Wonder if I could shrink the VLC in the dryer?

Kidding…kidding…sort of.

Okay, so I took my first cutting lesson last night and it was the most fun I’ve had on a horse since my polo days. Now I want a cutting horse. (We’ll do pics next time, I promise)

I had forgotten how long it had been since I’ve been on a really broke horse. I mean, I am trying to think back and it is entirely possible I have not ridden a non-green horse since December 2006, the last time I ever rode my old polo pony Raquita. Since that time, I have ridden:

a) unbroke, start-from-scratch young horses
b) horses with 30-60 days on them
c) broodmares that only ever had 30-60 days on them…15 years ago
d) OTTB’s
e) rescue horses with completely unknown histories, most of which appeared to be 30-60 days broke…10 years ago

Hmmm, okay, I think I went on a trail ride in May ’07 on my friend’s well broke Standardbred, but that is it! I’ve been riding nothing but greenies that are work to ride for a long time now. What a total pleasure it was to go out for this lesson and get on this lovely little bay overo paint mare who loped around on a dropped rein and slid to a halt every time I asked her to. I have to get her real name – apparently she’s been to APHA World and everything. She is built like a tank, absolutely adorable (definitely meets my “breeding quality mare” standard), and really knows her job – but she’s also a school horse and you could tell she was evaluating me.

The first test was the left lead. She said she would prefer to take the right lead. I think it took four tries but we got the left lead. She loped off, resigned. It took two tries the second time, and the third time she just gave up and did it.

The second test was plain old motivation. Kimmie is who they put all of the beginners on. I imagine this encompasses quite the range of riding skills. She is not going to hurt anybody, but she has also learned that working hard is probably optional. As I’ve mentioned before, I’m not typically a spur wearer. Before the lesson my friend who was taking me with her texted me.

Friend: Bring spurs
Me: I don’t own spurs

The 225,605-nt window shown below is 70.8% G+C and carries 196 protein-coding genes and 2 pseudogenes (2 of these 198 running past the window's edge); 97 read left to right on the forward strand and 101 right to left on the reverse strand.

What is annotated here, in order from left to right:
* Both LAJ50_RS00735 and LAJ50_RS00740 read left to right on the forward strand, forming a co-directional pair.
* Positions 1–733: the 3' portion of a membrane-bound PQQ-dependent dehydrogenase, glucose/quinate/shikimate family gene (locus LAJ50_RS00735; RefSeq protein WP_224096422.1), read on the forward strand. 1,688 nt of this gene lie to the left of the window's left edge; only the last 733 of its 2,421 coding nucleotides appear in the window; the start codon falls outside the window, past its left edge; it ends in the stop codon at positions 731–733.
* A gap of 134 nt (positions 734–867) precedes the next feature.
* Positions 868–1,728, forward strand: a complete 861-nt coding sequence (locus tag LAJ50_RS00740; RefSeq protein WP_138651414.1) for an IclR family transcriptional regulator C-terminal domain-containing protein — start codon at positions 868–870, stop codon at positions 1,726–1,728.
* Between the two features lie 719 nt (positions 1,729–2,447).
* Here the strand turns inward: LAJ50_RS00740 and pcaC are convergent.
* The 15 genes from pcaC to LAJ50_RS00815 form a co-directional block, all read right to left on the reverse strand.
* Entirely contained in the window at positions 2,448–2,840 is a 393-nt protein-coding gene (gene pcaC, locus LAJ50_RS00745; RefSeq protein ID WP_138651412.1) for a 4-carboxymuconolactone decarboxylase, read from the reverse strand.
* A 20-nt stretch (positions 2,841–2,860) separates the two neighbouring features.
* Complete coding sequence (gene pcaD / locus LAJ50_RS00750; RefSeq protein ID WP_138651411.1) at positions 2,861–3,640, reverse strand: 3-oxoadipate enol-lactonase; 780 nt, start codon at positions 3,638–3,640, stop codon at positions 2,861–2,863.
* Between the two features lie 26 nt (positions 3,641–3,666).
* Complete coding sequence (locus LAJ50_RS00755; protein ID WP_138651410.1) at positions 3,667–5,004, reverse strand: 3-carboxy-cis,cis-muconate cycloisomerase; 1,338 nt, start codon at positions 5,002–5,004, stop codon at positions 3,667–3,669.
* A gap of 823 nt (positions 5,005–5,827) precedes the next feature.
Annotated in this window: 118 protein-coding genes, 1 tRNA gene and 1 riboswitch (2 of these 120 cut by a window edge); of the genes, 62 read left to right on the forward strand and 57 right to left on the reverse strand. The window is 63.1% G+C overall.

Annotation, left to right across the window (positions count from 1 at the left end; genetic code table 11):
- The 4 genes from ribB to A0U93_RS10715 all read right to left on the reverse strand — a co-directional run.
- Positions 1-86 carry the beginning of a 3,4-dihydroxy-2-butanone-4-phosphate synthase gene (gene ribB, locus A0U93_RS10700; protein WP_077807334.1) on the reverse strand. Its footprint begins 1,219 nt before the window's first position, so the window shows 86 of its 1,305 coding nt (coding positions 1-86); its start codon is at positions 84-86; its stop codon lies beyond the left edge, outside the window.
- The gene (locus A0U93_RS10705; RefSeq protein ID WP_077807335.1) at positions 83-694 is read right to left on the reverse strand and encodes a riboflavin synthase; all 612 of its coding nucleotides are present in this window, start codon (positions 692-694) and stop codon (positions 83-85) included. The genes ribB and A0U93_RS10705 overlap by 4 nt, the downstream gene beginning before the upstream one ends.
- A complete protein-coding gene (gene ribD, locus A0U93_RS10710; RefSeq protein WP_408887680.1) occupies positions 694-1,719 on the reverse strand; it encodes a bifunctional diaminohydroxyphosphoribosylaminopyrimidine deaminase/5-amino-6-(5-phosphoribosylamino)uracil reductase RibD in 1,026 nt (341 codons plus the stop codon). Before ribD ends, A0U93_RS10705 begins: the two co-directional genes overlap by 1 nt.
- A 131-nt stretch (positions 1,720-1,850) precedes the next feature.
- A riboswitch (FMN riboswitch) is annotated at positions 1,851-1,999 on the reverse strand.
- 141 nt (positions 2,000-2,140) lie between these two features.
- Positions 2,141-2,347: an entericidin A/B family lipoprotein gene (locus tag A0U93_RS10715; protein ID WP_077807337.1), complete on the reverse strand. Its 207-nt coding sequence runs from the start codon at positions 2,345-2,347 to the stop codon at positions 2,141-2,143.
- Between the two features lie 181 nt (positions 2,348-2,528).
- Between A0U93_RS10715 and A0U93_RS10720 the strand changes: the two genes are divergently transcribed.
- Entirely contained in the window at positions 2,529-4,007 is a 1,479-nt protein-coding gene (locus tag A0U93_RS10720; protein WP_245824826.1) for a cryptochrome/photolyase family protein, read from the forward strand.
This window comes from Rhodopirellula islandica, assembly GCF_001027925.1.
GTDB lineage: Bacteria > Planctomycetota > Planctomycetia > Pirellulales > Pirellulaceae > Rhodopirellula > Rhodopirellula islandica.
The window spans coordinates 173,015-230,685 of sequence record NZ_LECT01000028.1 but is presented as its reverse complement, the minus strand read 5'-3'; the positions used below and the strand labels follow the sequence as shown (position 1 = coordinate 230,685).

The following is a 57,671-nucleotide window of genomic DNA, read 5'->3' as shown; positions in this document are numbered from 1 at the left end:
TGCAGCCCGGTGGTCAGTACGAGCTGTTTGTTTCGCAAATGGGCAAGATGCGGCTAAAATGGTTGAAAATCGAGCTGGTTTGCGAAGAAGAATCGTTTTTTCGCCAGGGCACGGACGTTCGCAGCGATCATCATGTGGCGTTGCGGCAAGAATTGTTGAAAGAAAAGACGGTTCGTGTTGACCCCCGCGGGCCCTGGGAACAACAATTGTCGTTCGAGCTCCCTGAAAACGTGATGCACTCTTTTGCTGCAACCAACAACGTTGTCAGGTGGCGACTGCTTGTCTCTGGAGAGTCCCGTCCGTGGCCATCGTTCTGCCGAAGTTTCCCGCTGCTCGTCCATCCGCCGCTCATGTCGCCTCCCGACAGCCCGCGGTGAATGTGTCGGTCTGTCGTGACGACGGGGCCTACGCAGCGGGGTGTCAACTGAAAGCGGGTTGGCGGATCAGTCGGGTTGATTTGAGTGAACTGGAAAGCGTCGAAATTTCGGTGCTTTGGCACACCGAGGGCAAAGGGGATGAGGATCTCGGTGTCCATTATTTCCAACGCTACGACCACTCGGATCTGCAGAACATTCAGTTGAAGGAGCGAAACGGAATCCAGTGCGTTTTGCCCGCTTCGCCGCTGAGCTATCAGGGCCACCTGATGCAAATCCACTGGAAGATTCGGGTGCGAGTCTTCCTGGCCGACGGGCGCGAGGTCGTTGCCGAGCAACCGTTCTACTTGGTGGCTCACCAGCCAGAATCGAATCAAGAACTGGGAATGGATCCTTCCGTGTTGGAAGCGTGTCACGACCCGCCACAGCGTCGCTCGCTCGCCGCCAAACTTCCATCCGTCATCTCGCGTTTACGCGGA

Trainer Guy, the kind of guy who probably wears spurs to bed, kind of rolled his eyes at my lack of spurs.

“You can try it. I don’t know if it’s gonna work.”

Hmph. I have been around the block a time or two and I do believe I can get something into 2nd gear without spurs. Well, in practice, he had a point. I did get Kimmie into gear but I could see where a little extra speed on the response would have been helpful. I will purchase spurs before next time.

For those of you who have not tried cutting, all I have to say is OMG SO MUCH FUN. Seriously. I leaned forward a little too far the very first turn, which I learned not to do because I caught my bra on the horn and snapped myself a good one. I sat up after that. My friend who was watching said she saw me “get it” after the first three turns, and then we just had a ball. The hardest thing for me was to stop parallel and wait and watch the cow…from polo, my instinct is to turn and take off on the fly, and you don’t do that here. You stop parallel and you don’t let the horse turn to face the cow. You sit and you stare down the cow and wait to see what he’s going to do. And you’d better be ready when he moves. There’s a reason they let you hang on to the horn in this – honestly even if you’re a solid rider and used to doing rollbacks and working at speed, these horses are so quick that there’s no way you’d stick with the force of the motion if you didn’t steady yourself a bit.

Cows are interesting. I’ve never worked cattle before. I used to ride my mare around during team sorting and go wander around with the herd but that was it. They stop, and then they do one of two things. Either they try to change direction (that’s when your horse does the left-to-right skiing motion you’ve all seen cutting horses do, to cut them off) or they just decide to run like hell, in which case you run like hell and stay at their shoulder. That part is kind of familiar since in polo, you run like hell and bump shoulder-to-shoulder, so I’m used to watching another animal and trying to match their speed. Sometimes the cow slows and you have to slow too. You really get tunnel vision – I would not have noticed if a bomb exploded adjacent the arena. I was so busy watching that cow.

A couple times one really got to running. I booted old Kimmie in the ribs and asked for more. She pinned her ears and thought about bucking but in the end she gave me more. I just loved her personality – she reminded me of the COB. I do have a soft spot for that kind of hard bitten working horse attitude. Even when we weren’t out there practicing, if a cow came too close, Kimmie flattened her ears and gave him snake face. Now that’s a horse who knows who she is. She’s the predator. They’re the prey. I’d never question that she was doing what she loved. It was obvious.

Did I have any fear at all about getting on a brand new horse and doing a brand new sport involving running like hell and turning faster than I’ve ever turned in my life? Absolutely zero. You know, she just felt solid from the start. I think this is how the VLC is going to be in a year and it’s one of the things I’m happiest about with him. Even if he is too big to be a cutting horse. 😉

Trainer Guy said I did good. I did not get the impression he is given to excess words or flattery, so I assume I did good. I am going to make this a regular thing if I can figure out how to pay for it. The price is actually really fair, $45 including the use of the horse, but an extra $45 in my budget (plus probably $25 in gas to get there and back) isn’t always easy. I am already wondering if he will let me clean stalls…

So when was the last time you tried something totally new on a horse?

Published in: on July 3, 2008 at 9:02 pm  Leave a Comment  

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